THE TAKE AWAY
What does God teach us through animals?
By Kersley Fitzgerald
I am the chagrined owner of The World's Most Neurotic Dog ™. For the first two years of her life with us, whenever we asked her to do something, she'd pee. Up to and including getting off the couch. And, yes, she'd pee before she actually got off the couch. It got to the point where we put in a baby-gate so she couldn't leave the hardwood floor in the kitchen. And we'd ask JT to get her to do stuff, because apparently a 9-yo is less intimidating.
She's also afraid of stairs. After a year and a half, she learned to manage the four steps from the garage to the kitchen with minimal drama, but she still can't bring herself to climb up to the second floor or down to the basement. And, yes, the second floor and the basement are the only floors in the house with showers. So, to bathe her, we have three options: wait until the weather's warm and wash her in the backyard with the hose, pay for grooming, or carry her downstairs, wash her in the shower, carry her upstairs, and then get out the carpet cleaner because the terror of being in the basement has caused her to pee.
Oh, you'll love this, when we go on a trip, we can't let her stay home and hire a dog-sitter. We have to take her to the kennel. Because if we come home after she's spent a week by herself, every time we leave for an errand she'll get horrible feelings of abandonment and jump the 6' privacy fence and run away. Yes. The dog who cannot climb stairs can hop over a 6' fence. And if we rig the fence so she can't vault it, she'll cry so much the neighbors will call animal control on us. No, I'm not exaggerating.
Our previous dog, the Dog By Which All Others Are Measured ™, was the exact opposite. She was the personification of joy. You have never seen a dog smile as much as Dog #1 did. She once won over a 70-something confirmed dog-hater by ruthlessly smiling at him and sticking her nose up his pant leg. When people ask me if pets go to heaven, I have to say yes. Because there is no way God would create this dog and then just let her fade away.
Dog #1 was full-blooded Australian Shepherd. Mostly black (often mistaken for a border collie except she was so big) with white belly and socks. Dog #2 is half Aussie, half something bigger; possibly a lab. She's a beautiful orange ("liver" in Aussie terms) with the white Aussie markings (although more lab-like fur) and super-pale blue eyes. They both have the herding impulse, but not as much as our friends' blue heeler. When their boys and our boy get together, the sweet, loving heeler shakes with exasperation. "Why can't you control your young?" she cries before running upstairs to bark at the boys then down to the adults again. "Don't you understand what trouble your sheep are getting into?"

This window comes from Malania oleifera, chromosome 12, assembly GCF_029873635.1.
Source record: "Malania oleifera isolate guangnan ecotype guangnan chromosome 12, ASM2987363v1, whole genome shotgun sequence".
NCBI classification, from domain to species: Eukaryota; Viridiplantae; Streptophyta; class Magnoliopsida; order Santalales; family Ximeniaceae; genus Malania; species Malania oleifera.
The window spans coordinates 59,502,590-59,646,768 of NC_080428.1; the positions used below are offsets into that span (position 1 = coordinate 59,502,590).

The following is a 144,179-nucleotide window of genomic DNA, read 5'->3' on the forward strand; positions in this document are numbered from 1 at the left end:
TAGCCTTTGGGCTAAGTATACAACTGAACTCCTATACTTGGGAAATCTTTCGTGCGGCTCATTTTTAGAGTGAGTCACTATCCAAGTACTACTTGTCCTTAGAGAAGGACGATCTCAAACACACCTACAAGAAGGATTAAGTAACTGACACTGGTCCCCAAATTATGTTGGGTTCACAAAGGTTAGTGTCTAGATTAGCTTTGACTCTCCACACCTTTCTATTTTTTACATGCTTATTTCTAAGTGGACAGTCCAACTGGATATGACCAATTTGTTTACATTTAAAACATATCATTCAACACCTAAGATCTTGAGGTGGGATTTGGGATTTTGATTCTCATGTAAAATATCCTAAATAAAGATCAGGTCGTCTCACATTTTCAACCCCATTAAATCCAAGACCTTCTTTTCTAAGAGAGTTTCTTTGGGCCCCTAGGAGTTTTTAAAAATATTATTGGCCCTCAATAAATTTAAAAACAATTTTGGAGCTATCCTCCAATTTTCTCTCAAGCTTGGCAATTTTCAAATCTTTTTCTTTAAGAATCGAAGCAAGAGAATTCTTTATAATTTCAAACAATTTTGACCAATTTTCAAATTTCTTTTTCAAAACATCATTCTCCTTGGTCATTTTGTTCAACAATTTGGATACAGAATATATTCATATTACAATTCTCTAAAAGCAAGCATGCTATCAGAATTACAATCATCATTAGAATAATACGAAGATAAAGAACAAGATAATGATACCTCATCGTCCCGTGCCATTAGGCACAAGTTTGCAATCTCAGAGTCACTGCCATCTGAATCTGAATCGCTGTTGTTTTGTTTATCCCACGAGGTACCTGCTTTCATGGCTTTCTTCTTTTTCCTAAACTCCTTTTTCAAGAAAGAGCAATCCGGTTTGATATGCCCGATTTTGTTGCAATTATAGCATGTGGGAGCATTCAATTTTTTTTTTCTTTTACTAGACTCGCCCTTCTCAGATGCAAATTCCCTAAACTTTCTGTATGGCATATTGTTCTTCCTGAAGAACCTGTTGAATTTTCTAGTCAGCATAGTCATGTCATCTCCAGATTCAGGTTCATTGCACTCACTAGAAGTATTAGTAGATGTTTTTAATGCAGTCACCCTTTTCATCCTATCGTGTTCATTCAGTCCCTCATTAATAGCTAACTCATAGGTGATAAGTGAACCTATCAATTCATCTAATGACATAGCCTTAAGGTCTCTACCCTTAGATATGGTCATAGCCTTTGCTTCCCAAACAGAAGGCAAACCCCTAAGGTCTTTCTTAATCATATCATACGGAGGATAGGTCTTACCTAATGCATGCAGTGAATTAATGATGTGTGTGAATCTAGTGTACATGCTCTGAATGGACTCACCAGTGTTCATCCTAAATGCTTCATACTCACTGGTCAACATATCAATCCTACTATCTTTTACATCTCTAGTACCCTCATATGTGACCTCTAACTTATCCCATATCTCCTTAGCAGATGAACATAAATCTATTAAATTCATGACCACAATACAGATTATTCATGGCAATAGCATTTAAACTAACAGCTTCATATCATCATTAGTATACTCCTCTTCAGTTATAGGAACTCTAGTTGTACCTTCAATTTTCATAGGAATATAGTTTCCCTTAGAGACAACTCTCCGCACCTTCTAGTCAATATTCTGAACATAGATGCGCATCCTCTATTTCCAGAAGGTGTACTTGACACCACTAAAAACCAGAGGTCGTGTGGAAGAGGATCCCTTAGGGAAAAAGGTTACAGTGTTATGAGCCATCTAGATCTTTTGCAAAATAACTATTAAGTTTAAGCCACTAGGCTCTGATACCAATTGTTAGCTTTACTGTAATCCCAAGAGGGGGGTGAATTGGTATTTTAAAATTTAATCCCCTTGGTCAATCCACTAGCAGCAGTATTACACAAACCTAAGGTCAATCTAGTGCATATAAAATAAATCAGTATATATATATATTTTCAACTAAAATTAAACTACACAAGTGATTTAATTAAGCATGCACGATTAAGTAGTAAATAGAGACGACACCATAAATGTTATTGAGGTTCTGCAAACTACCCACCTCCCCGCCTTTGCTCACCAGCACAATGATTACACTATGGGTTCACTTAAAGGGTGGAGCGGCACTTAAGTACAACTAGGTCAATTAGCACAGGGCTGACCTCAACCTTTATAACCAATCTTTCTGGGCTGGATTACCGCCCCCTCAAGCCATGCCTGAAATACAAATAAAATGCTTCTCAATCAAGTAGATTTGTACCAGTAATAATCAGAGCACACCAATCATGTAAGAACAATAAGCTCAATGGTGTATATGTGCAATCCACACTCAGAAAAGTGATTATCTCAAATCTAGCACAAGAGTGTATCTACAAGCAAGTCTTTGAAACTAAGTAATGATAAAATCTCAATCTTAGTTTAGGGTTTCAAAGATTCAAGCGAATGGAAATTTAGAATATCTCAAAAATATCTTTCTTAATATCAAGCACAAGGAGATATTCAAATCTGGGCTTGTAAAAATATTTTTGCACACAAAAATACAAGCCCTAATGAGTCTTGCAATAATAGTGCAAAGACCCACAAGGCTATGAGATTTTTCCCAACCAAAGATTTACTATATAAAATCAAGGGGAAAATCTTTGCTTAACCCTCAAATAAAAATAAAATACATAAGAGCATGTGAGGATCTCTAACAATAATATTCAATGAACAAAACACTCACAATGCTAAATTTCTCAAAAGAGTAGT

Because, to her, they are sheep. They are unruly. They don't go where she wants them to go. And they don't smell good. They are the quintessential sheep who have gone astray.
It was sheep that got me thinking about the metaphor of the animals. The sheep that the Israelites sacrificed in their own stead. The sheep that David compares himself to in Psalm 23. The sheep that Jesus continually calls us in the Gospels. The dirty, smelly, idiot animals who think of their bellies, start in terror at every twitch, and drown in their blessings. If God hadn't created sheep, how much would we have understood about His grace and protection?
Which got me to thinking, is that why God created sheep? Adam and Eve were vegetarians. Most people were until after the Flood. Why did God create animals? Just to give us something to do? Or for a deeper reason? To understand ourselves and Him better?
Really, why? Why create hordes of non-sentient, poopy, smelly beings when He could have just developed a grain as tasty as meat and a tree with leather for bark? Why beings that can feel pain but have limited understanding? If the whole point of this creation was to glorify Himself and teach us how to glorify Him, where do animals fit in?
"Behold, I send you out as sheep in the midst of wolves; so be shrewd as serpents and innocent as doves" (Matthew 10:16).
"God brings them out of Egypt, He is for them like the horns of the wild ox" (Numbers 23:22).
"He will be a wild donkey of a man, His hand will be against everyone, and everyone's hand will be against him" (Genesis 16:12).
"Again I say to you, it is easier for a camel to go through the eye of a needle, than for a rich man to enter the kingdom of God" (Matthew 19:24).
"But she answered and said to Him, 'Yes, Lord, but even the dogs under the table feed on the children's crumbs'" (Mark 7:28).
"...Your adversary, the devil, prowls around like a roaring lion, seeking someone to devour" (1 Peter 5:8b).
It's amazing how much we learn about ourselves and God through the metaphor of animals. The imagery wouldn't have been as strong had God stuck with plants. "Behold, I send you out as irises in the midst of mint; so be shrewd as kudzu and innocent as daisies." Doesn't have quite the same ring.
But more than being living metaphors for personality characteristics, I think the presence of animals gives us opportunity to get a glimpse into the way God sees us. We were given authority over them in a similar way to how God has authority over us. And they are almost as maddening as we are.
Tags: Christian-Life | God-Father | Personal-Life
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